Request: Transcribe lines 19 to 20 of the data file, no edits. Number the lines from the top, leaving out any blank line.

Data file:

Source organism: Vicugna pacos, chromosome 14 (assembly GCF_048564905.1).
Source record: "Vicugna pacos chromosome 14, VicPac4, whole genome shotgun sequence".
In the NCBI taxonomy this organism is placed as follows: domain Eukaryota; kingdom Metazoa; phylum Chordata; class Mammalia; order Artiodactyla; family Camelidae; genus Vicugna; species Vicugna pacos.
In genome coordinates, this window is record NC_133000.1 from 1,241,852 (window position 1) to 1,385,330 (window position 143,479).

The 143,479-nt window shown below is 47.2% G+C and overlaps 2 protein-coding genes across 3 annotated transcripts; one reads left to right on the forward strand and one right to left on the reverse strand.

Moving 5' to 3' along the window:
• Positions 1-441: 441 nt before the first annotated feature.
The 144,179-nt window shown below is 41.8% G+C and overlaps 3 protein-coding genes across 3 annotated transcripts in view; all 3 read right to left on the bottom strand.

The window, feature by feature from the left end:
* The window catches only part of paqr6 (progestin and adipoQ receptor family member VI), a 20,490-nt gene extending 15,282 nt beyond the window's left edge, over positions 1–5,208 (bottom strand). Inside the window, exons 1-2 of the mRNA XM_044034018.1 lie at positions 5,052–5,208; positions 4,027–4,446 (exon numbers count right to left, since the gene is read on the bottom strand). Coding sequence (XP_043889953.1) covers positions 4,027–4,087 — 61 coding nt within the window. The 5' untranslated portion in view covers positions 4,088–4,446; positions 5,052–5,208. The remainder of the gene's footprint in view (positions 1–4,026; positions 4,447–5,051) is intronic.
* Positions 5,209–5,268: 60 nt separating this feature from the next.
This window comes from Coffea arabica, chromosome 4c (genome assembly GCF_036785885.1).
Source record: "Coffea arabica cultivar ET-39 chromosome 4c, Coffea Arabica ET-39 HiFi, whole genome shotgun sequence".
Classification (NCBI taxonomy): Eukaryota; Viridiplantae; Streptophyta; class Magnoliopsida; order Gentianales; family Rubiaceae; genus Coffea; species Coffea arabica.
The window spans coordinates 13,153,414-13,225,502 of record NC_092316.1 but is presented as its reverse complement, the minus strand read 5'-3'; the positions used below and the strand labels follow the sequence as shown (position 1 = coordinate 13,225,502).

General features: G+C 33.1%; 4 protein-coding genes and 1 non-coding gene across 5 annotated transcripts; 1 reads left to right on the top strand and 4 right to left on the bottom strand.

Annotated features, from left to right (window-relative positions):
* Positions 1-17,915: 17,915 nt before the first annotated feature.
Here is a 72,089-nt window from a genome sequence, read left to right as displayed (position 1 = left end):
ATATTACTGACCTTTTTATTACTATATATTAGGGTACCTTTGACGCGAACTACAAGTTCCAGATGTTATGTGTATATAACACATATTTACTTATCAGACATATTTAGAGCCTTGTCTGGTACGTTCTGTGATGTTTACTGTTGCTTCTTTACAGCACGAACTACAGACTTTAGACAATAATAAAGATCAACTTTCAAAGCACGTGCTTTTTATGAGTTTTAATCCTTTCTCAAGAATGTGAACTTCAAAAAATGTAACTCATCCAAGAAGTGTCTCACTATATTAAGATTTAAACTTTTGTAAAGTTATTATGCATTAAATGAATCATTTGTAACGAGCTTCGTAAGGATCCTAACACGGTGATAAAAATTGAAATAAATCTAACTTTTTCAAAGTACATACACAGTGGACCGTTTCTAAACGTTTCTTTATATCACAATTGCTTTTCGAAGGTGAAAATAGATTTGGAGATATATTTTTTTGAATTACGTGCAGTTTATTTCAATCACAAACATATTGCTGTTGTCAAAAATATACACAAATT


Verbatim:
Here is a 72,089-nt window from a genome sequence, read left to right as displayed (position 1 = left end):
ATATTACTGACCTTTTTATTACTATATATTAGGGTACCTTTGACGCGAACTACAAGTTCCAGATGTTATGTGTATATAACACATATTTACTTATCAGACATATTTAGAGCCTTGTCTGGTACGTTCTGTGATGTTTACTGTTGCTTCTTTACAGCACGAACTACAGACTTTAGACAATAATAAAGATCAACTTTCAAAGCACGTGCTTTTTATGAGTTTTAATCCTTTCTCAAGAATGTGAACTTCAAAAAATGTAACTCATCCAAGAAGTGTCTCACTATATTAAGATTTAAACTTTTGTAAAGTTATTATGCATTAAATGAATCATTTGTAACGAGCTTCGTAAGGATCCTAACACGGTGATAAAAATTGAAATAAATCTAACTTTTTCAAAGTACATACACAGTGGACCGTTTCTAAACGTTTCTTTATATCACAATTGCTTTTCGAAGGTGAAAATAGATTTGGAGATATATTTTTTTGAATTACGTGCAGTTTATTTCAATCACAAACATATTGCTGTTGTCAAAAATATACACAAATT